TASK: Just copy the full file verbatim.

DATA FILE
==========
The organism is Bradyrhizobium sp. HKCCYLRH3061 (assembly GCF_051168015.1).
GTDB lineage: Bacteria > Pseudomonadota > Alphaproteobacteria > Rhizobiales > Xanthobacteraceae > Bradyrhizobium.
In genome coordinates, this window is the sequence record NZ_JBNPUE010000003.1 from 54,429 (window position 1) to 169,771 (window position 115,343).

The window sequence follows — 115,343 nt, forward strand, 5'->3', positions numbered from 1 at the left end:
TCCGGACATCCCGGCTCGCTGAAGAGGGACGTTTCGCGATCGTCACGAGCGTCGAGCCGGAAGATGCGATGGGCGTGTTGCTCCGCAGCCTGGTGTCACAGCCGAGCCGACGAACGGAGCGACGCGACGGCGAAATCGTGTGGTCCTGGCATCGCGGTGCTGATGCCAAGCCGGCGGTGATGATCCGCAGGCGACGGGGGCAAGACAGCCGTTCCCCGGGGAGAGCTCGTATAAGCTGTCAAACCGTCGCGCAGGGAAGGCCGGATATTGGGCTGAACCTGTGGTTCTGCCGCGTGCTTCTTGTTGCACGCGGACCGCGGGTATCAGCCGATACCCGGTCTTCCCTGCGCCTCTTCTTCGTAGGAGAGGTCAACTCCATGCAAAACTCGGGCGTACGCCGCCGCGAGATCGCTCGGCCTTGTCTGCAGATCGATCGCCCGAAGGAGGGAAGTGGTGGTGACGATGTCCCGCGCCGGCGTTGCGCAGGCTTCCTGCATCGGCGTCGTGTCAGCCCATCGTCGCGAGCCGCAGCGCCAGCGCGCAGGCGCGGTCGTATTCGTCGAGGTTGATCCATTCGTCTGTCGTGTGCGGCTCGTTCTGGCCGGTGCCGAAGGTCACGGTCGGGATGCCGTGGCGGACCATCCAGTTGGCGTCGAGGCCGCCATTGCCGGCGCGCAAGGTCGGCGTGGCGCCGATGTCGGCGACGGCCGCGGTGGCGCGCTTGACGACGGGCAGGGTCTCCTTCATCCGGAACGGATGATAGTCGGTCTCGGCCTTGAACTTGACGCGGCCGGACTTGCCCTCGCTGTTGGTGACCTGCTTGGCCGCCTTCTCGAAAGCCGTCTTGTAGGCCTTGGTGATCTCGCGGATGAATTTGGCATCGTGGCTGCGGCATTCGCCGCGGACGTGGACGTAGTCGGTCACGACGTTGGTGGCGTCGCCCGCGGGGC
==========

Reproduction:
The organism is Bradyrhizobium sp. HKCCYLRH3061 (assembly GCF_051168015.1).
GTDB lineage: Bacteria > Pseudomonadota > Alphaproteobacteria > Rhizobiales > Xanthobacteraceae > Bradyrhizobium.
In genome coordinates, this window is the sequence record NZ_JBNPUE010000003.1 from 54,429 (window position 1) to 169,771 (window position 115,343).

The window sequence follows — 115,343 nt, forward strand, 5'->3', positions numbered from 1 at the left end:
TCCGGACATCCCGGCTCGCTGAAGAGGGACGTTTCGCGATCGTCACGAGCGTCGAGCCGGAAGATGCGATGGGCGTGTTGCTCCGCAGCCTGGTGTCACAGCCGAGCCGACGAACGGAGCGACGCGACGGCGAAATCGTGTGGTCCTGGCATCGCGGTGCTGATGCCAAGCCGGCGGTGATGATCCGCAGGCGACGGGGGCAAGACAGCCGTTCCCCGGGGAGAGCTCGTATAAGCTGTCAAACCGTCGCGCAGGGAAGGCCGGATATTGGGCTGAACCTGTGGTTCTGCCGCGTGCTTCTTGTTGCACGCGGACCGCGGGTATCAGCCGATACCCGGTCTTCCCTGCGCCTCTTCTTCGTAGGAGAGGTCAACTCCATGCAAAACTCGGGCGTACGCCGCCGCGAGATCGCTCGGCCTTGTCTGCAGATCGATCGCCCGAAGGAGGGAAGTGGTGGTGACGATGTCCCGCGCCGGCGTTGCGCAGGCTTCCTGCATCGGCGTCGTGTCAGCCCATCGTCGCGAGCCGCAGCGCCAGCGCGCAGGCGCGGTCGTATTCGTCGAGGTTGATCCATTCGTCTGTCGTGTGCGGCTCGTTCTGGCCGGTGCCGAAGGTCACGGTCGGGATGCCGTGGCGGACCATCCAGTTGGCGTCGAGGCCGCCATTGCCGGCGCGCAAGGTCGGCGTGGCGCCGATGTCGGCGACGGCCGCGGTGGCGCGCTTGACGACGGGCAGGGTCTCCTTCATCCGGAACGGATGATAGTCGGTCTCGGCCTTGAACTTGACGCGGCCGGACTTGCCCTCGCTGTTGGTGACCTGCTTGGCCGCCTTCTCGAAAGCCGTCTTGTAGGCCTTGGTGATCTCGCGGATGAATTTGGCATCGTGGCTGCGGCATTCGCCGCGGACGTGGACGTAGTCGGTCACGACGTTGGTGGCGTCGCCCGCGGGGC